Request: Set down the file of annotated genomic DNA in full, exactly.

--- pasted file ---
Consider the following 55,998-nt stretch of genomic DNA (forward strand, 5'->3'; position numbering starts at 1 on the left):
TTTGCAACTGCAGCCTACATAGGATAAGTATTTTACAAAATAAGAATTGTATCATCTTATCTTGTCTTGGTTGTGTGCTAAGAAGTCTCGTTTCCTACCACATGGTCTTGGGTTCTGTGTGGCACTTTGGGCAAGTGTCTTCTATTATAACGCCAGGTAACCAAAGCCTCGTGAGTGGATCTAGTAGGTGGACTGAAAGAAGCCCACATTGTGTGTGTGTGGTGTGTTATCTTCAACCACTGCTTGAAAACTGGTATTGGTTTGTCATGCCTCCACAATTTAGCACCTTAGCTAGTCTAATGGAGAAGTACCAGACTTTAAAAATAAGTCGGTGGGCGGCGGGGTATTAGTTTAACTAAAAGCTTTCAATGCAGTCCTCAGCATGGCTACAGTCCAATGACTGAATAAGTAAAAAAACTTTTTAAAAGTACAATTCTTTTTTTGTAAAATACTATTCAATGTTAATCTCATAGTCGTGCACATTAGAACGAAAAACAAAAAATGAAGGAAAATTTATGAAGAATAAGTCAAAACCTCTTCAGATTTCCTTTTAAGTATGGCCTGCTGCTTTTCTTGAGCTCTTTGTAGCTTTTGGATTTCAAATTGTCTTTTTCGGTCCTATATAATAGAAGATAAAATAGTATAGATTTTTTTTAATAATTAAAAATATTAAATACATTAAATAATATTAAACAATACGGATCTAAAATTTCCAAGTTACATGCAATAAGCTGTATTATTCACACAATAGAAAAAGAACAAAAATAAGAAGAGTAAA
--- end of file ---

Consider the following 55,998-nt stretch of genomic DNA (forward strand, 5'->3'; position numbering starts at 1 on the left):
TTTGCAACTGCAGCCTACATAGGATAAGTATTTTACAAAATAAGAATTGTATCATCTTATCTTGTCTTGGTTGTGTGCTAAGAAGTCTCGTTTCCTACCACATGGTCTTGGGTTCTGTGTGGCACTTTGGGCAAGTGTCTTCTATTATAACGCCAGGTAACCAAAGCCTCGTGAGTGGATCTAGTAGGTGGACTGAAAGAAGCCCACATTGTGTGTGTGTGGTGTGTTATCTTCAACCACTGCTTGAAAACTGGTATTGGTTTGTCATGCCTCCACAATTTAGCACCTTAGCTAGTCTAATGGAGAAGTACCAGACTTTAAAAATAAGTCGGTGGGCGGCGGGGTATTAGTTTAACTAAAAGCTTTCAATGCAGTCCTCAGCATGGCTACAGTCCAATGACTGAATAAGTAAAAAAACTTTTTAAAAGTACAATTCTTTTTTTGTAAAATACTATTCAATGTTAATCTCATAGTCGTGCACATTAGAACGAAAAACAAAAAATGAAGGAAAATTTATGAAGAATAAGTCAAAACCTCTTCAGATTTCCTTTTAAGTATGGCCTGCTGCTTTTCTTGAGCTCTTTGTAGCTTTTGGATTTCAAATTGTCTTTTTCGGTCCTATATAATAGAAGATAAAATAGTATAGATTTTTTTTAATAATTAAAAATATTAAATACATTAAATAATATTAAACAATACGGATCTAAAATTTCCAAGTTACATGCAATAAGCTGTATTATTCACACAATAGAAAAAGAACAAAAATAAGAAGAGTAAA